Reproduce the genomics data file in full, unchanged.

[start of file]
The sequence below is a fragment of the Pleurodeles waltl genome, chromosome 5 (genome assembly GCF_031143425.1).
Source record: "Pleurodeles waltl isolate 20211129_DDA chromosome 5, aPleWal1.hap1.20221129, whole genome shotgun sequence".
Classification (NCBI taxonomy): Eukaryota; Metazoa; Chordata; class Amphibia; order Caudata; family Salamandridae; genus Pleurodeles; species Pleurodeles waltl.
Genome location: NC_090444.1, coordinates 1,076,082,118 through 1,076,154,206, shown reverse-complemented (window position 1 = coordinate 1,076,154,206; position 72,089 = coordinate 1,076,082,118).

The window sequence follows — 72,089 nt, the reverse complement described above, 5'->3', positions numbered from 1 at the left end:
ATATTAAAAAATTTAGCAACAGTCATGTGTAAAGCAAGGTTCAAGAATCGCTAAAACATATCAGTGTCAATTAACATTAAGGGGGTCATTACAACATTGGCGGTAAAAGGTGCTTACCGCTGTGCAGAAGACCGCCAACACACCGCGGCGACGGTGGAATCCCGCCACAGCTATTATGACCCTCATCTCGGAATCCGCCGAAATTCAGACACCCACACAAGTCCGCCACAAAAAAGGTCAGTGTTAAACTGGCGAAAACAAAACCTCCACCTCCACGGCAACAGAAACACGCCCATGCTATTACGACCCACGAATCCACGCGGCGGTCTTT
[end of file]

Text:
The sequence below is a fragment of the Pleurodeles waltl genome, chromosome 5 (genome assembly GCF_031143425.1).
Source record: "Pleurodeles waltl isolate 20211129_DDA chromosome 5, aPleWal1.hap1.20221129, whole genome shotgun sequence".
Classification (NCBI taxonomy): Eukaryota; Metazoa; Chordata; class Amphibia; order Caudata; family Salamandridae; genus Pleurodeles; species Pleurodeles waltl.
Genome location: NC_090444.1, coordinates 1,076,082,118 through 1,076,154,206, shown reverse-complemented (window position 1 = coordinate 1,076,154,206; position 72,089 = coordinate 1,076,082,118).

The window sequence follows — 72,089 nt, the reverse complement described above, 5'->3', positions numbered from 1 at the left end:
ATATTAAAAAATTTAGCAACAGTCATGTGTAAAGCAAGGTTCAAGAATCGCTAAAACATATCAGTGTCAATTAACATTAAGGGGGTCATTACAACATTGGCGGTAAAAGGTGCTTACCGCTGTGCAGAAGACCGCCAACACACCGCGGCGACGGTGGAATCCCGCCACAGCTATTATGACCCTCATCTCGGAATCCGCCGAAATTCAGACACCCACACAAGTCCGCCACAAAAAAGGTCAGTGTTAAACTGGCGAAAACAAAACCTCCACCTCCACGGCAACAGAAACACGCCCATGCTATTACGACCCACGAATCCACGCGGCGGTCTTT